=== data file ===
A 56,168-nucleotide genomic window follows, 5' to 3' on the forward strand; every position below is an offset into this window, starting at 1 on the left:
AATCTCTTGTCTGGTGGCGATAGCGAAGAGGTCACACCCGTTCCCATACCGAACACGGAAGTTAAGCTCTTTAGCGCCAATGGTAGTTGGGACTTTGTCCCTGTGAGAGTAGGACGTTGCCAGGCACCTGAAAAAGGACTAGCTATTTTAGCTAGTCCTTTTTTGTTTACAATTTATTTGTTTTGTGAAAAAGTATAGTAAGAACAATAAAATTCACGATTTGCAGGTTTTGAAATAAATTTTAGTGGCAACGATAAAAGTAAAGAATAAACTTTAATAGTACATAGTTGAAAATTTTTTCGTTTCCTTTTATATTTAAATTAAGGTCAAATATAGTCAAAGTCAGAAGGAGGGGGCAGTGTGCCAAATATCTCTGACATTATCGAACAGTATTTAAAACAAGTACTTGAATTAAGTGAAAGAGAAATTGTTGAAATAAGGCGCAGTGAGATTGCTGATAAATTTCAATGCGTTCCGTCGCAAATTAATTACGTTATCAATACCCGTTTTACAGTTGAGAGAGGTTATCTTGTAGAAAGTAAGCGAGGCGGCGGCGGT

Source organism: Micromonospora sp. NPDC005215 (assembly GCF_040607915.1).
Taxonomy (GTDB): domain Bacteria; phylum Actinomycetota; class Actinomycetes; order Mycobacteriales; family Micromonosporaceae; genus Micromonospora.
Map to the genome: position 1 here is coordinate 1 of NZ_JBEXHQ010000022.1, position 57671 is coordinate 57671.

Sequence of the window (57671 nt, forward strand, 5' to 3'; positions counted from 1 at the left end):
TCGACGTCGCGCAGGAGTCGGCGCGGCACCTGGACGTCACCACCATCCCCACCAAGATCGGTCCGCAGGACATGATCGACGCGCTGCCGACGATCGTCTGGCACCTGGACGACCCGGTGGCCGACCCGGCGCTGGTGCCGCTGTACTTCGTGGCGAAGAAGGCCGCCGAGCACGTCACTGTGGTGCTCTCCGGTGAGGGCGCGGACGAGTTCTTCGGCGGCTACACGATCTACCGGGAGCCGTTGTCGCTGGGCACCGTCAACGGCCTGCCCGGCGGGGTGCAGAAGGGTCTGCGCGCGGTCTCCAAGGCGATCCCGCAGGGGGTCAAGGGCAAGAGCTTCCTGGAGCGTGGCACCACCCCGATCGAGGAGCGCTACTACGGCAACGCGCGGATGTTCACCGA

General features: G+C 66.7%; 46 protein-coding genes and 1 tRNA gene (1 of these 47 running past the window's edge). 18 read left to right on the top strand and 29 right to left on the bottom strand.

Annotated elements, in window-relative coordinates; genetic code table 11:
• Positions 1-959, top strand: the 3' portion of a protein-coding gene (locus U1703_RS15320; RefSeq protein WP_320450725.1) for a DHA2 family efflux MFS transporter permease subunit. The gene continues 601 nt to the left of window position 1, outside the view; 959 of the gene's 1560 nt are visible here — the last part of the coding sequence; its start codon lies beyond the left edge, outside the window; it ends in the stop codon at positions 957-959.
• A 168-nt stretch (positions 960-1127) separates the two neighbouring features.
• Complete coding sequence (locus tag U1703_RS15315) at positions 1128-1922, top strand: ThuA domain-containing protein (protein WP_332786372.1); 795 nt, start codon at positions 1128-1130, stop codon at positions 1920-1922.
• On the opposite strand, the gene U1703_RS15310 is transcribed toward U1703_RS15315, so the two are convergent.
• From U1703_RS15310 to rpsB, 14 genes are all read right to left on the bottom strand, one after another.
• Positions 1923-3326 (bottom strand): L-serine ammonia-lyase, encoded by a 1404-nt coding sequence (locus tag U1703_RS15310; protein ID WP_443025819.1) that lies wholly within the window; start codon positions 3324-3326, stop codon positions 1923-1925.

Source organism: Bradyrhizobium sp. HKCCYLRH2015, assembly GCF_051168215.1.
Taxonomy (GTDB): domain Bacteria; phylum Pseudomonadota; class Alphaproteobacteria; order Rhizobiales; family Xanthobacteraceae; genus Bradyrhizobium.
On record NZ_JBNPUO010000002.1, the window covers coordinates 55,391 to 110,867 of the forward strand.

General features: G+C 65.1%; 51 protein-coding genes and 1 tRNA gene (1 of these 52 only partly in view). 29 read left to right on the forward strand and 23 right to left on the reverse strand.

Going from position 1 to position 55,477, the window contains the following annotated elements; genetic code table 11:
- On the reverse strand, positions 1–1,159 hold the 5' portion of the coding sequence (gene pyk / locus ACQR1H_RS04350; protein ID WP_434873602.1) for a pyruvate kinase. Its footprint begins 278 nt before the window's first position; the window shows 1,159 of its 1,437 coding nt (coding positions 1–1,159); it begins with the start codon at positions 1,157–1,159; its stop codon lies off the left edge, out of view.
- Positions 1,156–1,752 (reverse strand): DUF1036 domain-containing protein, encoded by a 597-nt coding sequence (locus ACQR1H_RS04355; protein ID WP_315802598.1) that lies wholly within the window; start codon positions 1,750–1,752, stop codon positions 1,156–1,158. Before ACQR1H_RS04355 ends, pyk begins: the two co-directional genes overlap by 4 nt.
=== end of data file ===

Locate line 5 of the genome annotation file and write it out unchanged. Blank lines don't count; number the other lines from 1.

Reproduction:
Map to the genome: position 1 here is coordinate 1 of NZ_JBEXHQ010000022.1, position 57671 is coordinate 57671.